At the All Pet Center in Hot Springs Village the vet sees all kinds of animals, but in his own special way, he protects the ones who protect us. Most veterans would like to forget what happened while they were in combat, but that is not an easy task for those with post-traumatic stress disorder. More than 1 in 10 Vietnam - era veterans still suffer from PTSD. About 2.4 million service members have returned home from Iraq and Afghanistan. Because many did multiple tours of duty and were subjected to higher rates of traumatic brain injuries caused by explosives, rates of PTSD among them surpass those of the Vietnam War. Dr. Bob Zepecki of the All Pet Center in HSV has helped veterans from World War II to Afghanistan. He himself served in the National Guard. He says a dog's companionship helps veterans bring out a feeling of love, they take order when trained properly, and they help reduce stress. For the past five years, he's been able to help 56 veterans by training service dogs for free. "The dogs understand when a seizer is coming on or a diabetic episode is coming on, they'll lick the face or lay down next to him," said Dr. Bob. Veteran Chris Morton brought his two Rottweiler's to Dr. Bob on Saturday for their first training. Even before training, Morton saw the impact a dog has on his PTSD. "With nightmares and stuff, it's kind of tough then having seizers on top of that. It's good to have him," said Morton. Morton served in the military for over six years. He was repelling from a helicopter when he fell about 60 feet, injuring his legs back and head. "He's like my security blanket," said Morton talking about his dog. If you're a veteran seeking a service dog, call Dr. Bob at 501.626.0237.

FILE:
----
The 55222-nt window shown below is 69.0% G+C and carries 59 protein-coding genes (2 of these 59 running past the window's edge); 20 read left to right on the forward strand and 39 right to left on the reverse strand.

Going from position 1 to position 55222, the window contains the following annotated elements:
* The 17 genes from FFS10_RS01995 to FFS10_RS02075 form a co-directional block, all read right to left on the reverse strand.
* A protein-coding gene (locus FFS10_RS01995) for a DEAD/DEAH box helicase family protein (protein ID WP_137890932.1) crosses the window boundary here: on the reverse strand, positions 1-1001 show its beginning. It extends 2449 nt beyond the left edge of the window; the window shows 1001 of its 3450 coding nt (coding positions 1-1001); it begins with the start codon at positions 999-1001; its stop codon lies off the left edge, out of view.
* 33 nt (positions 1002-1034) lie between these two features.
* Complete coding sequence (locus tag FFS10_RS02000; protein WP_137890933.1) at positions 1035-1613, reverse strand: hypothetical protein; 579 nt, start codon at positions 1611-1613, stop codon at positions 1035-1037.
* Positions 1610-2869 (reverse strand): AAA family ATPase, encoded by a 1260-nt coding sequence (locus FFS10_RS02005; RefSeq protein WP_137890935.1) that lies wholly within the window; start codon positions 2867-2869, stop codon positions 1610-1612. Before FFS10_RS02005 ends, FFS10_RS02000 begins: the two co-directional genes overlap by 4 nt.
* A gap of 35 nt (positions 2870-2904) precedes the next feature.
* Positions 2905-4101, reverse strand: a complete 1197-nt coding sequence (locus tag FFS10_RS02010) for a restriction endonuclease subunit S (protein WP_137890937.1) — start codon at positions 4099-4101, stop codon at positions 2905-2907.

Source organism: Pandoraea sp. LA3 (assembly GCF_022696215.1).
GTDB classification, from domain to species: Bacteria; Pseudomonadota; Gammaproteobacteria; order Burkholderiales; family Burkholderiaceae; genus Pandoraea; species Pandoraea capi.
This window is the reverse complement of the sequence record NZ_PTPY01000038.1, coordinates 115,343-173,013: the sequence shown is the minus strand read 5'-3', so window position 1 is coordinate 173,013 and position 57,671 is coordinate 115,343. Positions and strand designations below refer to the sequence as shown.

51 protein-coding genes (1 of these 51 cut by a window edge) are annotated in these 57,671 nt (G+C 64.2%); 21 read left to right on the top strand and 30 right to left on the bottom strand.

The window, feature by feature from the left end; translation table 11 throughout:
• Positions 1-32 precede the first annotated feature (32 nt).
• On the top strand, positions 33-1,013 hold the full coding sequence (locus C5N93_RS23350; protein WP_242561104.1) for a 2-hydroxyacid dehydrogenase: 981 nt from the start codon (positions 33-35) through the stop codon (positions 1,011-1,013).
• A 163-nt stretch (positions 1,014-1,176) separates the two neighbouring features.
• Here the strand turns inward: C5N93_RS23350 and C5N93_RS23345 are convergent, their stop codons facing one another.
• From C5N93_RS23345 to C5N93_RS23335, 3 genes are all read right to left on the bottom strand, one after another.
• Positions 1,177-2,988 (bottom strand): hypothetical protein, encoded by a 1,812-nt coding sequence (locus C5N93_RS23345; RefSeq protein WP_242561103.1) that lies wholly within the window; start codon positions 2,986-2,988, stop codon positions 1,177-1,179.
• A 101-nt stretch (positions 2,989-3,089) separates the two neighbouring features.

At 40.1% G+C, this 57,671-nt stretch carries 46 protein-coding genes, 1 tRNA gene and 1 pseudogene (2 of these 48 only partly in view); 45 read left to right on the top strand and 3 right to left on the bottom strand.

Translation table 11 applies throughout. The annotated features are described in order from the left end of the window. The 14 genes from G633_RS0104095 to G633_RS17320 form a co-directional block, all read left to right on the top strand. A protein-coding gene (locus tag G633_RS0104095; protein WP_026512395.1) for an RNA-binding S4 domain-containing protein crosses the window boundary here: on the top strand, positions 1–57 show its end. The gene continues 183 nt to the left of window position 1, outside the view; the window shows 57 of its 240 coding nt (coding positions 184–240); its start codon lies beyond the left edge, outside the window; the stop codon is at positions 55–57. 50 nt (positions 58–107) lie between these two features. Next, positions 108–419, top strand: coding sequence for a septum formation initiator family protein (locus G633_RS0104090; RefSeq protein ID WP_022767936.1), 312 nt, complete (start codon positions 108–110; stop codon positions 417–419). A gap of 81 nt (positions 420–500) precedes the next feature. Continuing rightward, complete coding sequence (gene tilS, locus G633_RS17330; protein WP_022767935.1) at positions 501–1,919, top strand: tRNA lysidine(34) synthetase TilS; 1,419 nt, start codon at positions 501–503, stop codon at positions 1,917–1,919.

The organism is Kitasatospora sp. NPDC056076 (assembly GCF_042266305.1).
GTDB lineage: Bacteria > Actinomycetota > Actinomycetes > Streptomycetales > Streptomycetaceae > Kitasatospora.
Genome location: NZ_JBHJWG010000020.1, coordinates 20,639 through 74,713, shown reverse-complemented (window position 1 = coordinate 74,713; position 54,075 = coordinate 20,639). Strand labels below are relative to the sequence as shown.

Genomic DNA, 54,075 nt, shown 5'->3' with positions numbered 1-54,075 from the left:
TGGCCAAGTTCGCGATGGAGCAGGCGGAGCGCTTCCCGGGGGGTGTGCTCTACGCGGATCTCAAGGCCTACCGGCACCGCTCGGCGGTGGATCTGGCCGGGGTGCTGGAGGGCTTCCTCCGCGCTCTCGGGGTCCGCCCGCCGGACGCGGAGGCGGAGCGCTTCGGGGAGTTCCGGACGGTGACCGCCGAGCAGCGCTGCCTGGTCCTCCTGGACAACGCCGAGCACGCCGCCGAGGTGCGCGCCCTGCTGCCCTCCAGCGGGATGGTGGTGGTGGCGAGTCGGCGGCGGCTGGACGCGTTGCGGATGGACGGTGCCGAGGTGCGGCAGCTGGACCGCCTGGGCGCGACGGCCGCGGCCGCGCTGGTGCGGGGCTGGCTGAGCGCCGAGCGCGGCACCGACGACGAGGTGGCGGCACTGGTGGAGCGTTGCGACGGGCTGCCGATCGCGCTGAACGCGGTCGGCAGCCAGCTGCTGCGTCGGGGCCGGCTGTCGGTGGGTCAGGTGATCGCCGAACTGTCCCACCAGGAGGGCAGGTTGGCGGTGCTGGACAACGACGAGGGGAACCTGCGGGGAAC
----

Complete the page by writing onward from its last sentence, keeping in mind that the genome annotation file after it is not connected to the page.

HOT SPRINGS VILLAGE (KATV) — undefined